In a field where we could quite easily have awarded half a dozen first prizes, Paper Cranes distinguishes itself from the remainder of the shortlist through its unwavering focus and effective scene changes, its characters who seem to walk straight out of real life and onto the page, its subtle and mostly unspoken conflicts, and its intelligent imagery. The story is well-paced and restrained when it needs to be, yet never sags; its dialogue rings true, yet avoids the banalities of everyday chitchat; it demonstrates an understanding of classic plot structure, yet remains lively and intriguing. In other words, it does its job. And in doing so, reminds us once again why short stories matter. Congratulations to the author.
It was our pleasure to welcome Ruth to AAWP, and to present her with annual subscription to: Overland, Meanjin and Review of Australian Fiction, as well as to give her a copy of Pilot Press Writers’ Diary.
AAWP/UWAP CHAPTER ONE PRIZE
Chapter One is the Australasian Association of Writing Programs (AAWP) publication pathway for emerging writers. The prize is open to authors who have written a poetry collection, literary novel, short story collection, or a hybrid work that crosses genre boundaries. The AAWP is delighted to partner with University of Western Australia Press (UWAP) to provide this publication pathway for emerging writers. Heartfelt thanks to the judges for donating precious time: for managing the judging process with such integrity.
The winner of the ‘Chapter One’ prize was Joshua Kemp for Boneyard. Joshua received a $500 cash prize and fully subsidised conference fees to attend the annual conference of the AAWP (November 2017), where he was invited to read from his work. Unfortunately, Josh could not join us for the conference. His work was read at the awards event, and applauded warmly by all. The University of Western Australia Press agrees to assess Joshua’s manuscript as a matter of priority.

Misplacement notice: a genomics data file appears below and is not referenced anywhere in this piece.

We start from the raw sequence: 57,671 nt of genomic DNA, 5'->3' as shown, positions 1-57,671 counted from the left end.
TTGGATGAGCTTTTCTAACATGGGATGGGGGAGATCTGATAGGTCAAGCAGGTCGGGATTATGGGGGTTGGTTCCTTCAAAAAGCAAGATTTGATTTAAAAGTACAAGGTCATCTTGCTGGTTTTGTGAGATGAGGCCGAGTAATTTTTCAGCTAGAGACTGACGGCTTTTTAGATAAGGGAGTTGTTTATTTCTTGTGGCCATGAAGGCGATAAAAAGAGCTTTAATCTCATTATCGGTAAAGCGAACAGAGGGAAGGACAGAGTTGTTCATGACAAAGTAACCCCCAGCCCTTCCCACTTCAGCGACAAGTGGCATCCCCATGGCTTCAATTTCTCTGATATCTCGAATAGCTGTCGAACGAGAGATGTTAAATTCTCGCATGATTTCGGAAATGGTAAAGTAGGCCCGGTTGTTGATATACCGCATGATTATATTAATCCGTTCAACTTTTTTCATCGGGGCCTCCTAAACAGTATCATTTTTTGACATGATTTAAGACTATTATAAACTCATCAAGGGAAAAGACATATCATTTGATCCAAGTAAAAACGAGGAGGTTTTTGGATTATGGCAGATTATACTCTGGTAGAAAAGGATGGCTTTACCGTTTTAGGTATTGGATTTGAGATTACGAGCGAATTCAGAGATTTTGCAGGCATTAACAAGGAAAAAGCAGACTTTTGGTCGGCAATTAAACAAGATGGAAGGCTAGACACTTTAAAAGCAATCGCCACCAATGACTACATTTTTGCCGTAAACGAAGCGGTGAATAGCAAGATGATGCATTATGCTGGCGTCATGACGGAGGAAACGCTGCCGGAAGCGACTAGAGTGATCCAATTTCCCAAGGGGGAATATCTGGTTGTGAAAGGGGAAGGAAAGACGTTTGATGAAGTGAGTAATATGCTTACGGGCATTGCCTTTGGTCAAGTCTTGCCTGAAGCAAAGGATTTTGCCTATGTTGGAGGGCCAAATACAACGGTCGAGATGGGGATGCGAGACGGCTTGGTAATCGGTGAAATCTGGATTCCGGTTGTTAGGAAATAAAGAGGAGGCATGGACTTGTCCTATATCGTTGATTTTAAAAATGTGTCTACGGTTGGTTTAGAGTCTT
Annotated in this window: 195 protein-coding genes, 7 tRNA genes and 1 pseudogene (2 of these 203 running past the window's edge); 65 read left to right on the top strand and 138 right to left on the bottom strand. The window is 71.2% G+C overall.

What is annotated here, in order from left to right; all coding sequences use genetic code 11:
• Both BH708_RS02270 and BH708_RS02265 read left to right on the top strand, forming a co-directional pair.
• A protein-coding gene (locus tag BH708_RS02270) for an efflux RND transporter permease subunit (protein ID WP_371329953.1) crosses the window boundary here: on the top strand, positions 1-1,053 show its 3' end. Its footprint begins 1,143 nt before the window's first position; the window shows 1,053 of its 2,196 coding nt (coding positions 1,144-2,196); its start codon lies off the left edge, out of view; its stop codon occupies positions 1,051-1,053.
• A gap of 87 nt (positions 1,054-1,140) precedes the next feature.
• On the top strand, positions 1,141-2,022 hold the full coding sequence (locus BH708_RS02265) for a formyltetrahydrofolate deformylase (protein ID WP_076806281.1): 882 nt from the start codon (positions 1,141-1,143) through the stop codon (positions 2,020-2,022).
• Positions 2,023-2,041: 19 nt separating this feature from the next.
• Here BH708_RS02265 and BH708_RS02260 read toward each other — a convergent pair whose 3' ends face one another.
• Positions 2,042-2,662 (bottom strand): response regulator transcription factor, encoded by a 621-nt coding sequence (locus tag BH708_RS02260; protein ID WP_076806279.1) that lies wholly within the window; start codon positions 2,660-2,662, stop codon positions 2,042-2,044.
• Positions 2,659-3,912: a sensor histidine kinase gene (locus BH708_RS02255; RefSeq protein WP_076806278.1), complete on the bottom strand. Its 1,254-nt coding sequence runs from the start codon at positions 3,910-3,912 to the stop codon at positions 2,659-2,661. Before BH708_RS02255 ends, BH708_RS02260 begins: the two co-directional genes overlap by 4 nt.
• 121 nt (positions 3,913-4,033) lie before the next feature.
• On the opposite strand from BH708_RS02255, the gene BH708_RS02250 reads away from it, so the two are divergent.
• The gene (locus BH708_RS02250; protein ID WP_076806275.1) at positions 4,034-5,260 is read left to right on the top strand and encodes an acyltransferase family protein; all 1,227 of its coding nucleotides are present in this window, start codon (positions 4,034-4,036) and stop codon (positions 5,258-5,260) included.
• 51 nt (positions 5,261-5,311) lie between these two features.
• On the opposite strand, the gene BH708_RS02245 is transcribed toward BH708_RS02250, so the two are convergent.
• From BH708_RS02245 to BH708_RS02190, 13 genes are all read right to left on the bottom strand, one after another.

About Joshua Kemp:
Joshua is an author of Australian Gothic and crime fiction. His short stories have appeared in Overland, Seizure and Tincture. He has been shortlisted for the S. D. Harvey Award and longlisted for the Margaret River Short Story Competition. He is currently undertaking a PhD at Edith Cowan University in Western Australia.
From the judges:
Boneyard impresses immediately with a style that is both simple and pared back, yet distinctive, ‘tactile’ and very forceful. The vocabulary is spare, but very vivid, and works by a careful selection of very telling images, presented with an impressive brevity and vividness.
The writing offers a special kind of intimacy – a closeness and responsiveness to the sights, sounds and scenes of the novel, which seems at times almost onomatopoeic – and offers the perfect, inviting medium for the story, the characters and the core concerns to follow, as set out in the synopsis. The language itself offers the feeling that the writer is somehow ‘down here’, with the characters, with the kind of closeness and intimacy you can usually only achieve with a first person narrative. The writer trusts the characters to speak in their own voice, and to define themselves through dialogue. Authorial intrusion or commentary is minimal, throughout. ‘Semi-autobiographical’ – as indicated in the synopsis – is usually a recipe for literary disaster. We see no sign of it, in this case.
This year the judges also awarded a highly commended entry: Melanie Pryor for Girl, Swimming. The University of Western Australia Press has also agreed to assess Melanie’s manuscript, as a matter of priority, and Melanie also receives subsidised fees to attend this wonderful conference.
About Melanie Pryor:
Melanie is a Creative Writing PhD candidate. Her research project, comprised of a travel memoir entitled Girl, Swimming and an accompanying critical exegesis, examines gender, walking, and landscape in contemporary memoir. Melanie teaches in Creative Writing and English Literature, and is a member of Flinders University’s Life Narrative Research Group.
Melanie is a Co-Founder of The Hearth, an Adelaide-based creative readings event. Her personal essays and literary fiction have been published in Overland, Southerly, and Lip, and her academic writing in a/b: Auto/Biography Studies.
The judges had this to say about Melanie Pryor’s manuscript:
Girl, Swimming is fearless, imaginative, ‘transformative’ and unusual. This is a familiar world—but not one that is seen in a familiar way.
It is our pleasure to welcome Melanie, as our guest, to AAWP, and to present her with a copy of Pilot Press Writers’ Diary.